One of the most respected racetrack designers in the world, Wilson didn’t need to justify his design of NOLAMP to anyone.

But we’re kind of glad he did because we were cheering Wilson more and more with each paragraph of his op-ed that we read.

Even if you’re not an IndyCar fan, you owe it to yourself to click here and read Wilson’s fascinating and from-the-heart tome.

To Wilson for doing what he did, we have just one word: Bravo!

And to those who criticized Wilson and NOLAMP, we’re sorry you’re so short-sighted and narrow-minded. Check back with us in about five years when the NOLAMP race becomes one of the most popular on the IndyCar circuit, and we’ll see who was wrong in the first place.

Follow me @JerryBonkowski

MRTI: Brabham, Hargrove, Owen score Friday Indy wins

Photo: Pro Mazda
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Mixed track conditions made for a barnburner of an afternoon in three Mazda Road to Indy races at the Grand Prix of Indianapolis. And for the most part, the drivers in the Cooper Tire-shod Indy Lights, Pro Mazda and USF2000 series did a good job in their respective races on the 2.439-mile Indianapolis Motor Speedway road course.

Two 2013 MRTI champions – Matthew Brabham (Pro Mazda 2013, Indy Lights 2014) and Scott Hargrove (USF2000 2013, Pro Mazda 2014) – took their first wins on the next rung of the ladder, while rookie Will Owen scored his first USF2000 win as well.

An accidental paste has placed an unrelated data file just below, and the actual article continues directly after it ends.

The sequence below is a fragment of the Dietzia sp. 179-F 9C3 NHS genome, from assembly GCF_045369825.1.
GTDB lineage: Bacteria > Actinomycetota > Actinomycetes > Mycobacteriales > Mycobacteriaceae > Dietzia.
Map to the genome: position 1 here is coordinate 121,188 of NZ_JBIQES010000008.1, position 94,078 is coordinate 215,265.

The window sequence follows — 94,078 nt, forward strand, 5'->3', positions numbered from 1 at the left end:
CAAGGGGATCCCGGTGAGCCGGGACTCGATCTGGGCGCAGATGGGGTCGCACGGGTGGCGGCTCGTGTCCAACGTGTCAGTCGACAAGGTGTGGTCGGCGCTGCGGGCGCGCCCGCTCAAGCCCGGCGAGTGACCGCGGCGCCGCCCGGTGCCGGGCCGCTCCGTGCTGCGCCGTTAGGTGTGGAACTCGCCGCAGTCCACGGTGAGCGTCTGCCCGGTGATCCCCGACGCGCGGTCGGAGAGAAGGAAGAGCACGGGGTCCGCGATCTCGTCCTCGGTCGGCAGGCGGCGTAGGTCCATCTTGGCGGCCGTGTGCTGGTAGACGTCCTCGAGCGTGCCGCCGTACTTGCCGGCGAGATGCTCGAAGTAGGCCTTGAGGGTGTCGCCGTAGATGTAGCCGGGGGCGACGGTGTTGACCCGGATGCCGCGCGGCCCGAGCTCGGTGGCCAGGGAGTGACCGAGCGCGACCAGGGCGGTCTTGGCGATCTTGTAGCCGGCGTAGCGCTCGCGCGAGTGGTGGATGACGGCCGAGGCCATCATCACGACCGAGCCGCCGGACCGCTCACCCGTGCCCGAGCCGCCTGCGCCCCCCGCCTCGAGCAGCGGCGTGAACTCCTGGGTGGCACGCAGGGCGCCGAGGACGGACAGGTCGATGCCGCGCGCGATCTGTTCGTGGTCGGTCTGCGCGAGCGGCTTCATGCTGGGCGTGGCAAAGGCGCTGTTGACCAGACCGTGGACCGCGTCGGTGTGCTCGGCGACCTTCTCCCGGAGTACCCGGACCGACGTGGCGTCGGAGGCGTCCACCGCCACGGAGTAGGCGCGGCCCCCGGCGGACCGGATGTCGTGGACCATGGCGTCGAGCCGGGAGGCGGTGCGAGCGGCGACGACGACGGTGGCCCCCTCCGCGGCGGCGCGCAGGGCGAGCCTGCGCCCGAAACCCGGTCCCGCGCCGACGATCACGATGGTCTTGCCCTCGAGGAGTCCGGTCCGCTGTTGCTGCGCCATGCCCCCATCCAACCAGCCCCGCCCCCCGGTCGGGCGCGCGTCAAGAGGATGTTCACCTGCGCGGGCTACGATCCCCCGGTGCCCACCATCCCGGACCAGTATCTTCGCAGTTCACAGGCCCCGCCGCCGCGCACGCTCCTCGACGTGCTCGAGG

The 40-minute sprint race, the first of two for Indy Lights Presented by Cooper Tire, saw a wealth of passes and action as drivers fought for grip and traction on a drying track.

From his first career pole, Matthew Brabham finally secured his first Indy Lights win. The Andretti Autosport driver got a great start and headed off challenges from outside pole sitter Gabby Chaves and rookie Luiz Razia throughout the day to take home the triumph.

Behind him it seemed a bit of process of elimination. Chaves retired with an engine failure, points leader Zach Veach had a spin and finished ninth, and Jack Harvey ran off course early but then completed a sterling comeback to return to third.

After the podium finishers, Zack Meyer posted a career-best fourth finish with Alex Baron fifth.


Several accidents peppered the Pro Mazda Championship Presented by Cooper Tire race, which saw Scott Hargrove (pictured) finally take his first win for Cape Motorsports with Wayne Taylor Racing.

With erstwhile series dominant force Spencer Pigot, 4-for-4 to open the season, involved in a first corner accident and Hargrove’s teammate, Neil Alberico, surviving a clash with Ryan Booth in a battle for the lead, Hargrove made it through to take top honors.

A late-race restart saw Shelby Blackstock shoot himself out of a cannon to nearly take the lead from Hargrove, but he was unable to complete the move and ended second. Alberico ended third.


Pabst Racing called in rookie Will Owen to change from wet-weather tires onto dry weather slicks as the IMS road course dried out during the USF2000 race, and it paid major dividends.

Owen turned a major deficit into more than a 15-second victory as the only driver on the slicks, with Jake Eidson second and Aaron Telitz third.

Florian Latorre finished fourth and 14-year-old Colton Herta was fifth, in an impressive rebound from 22nd on the grid after his car had an infraction found during post-qualifying technical inspection.

All three series have their second races of the weekend on Saturday.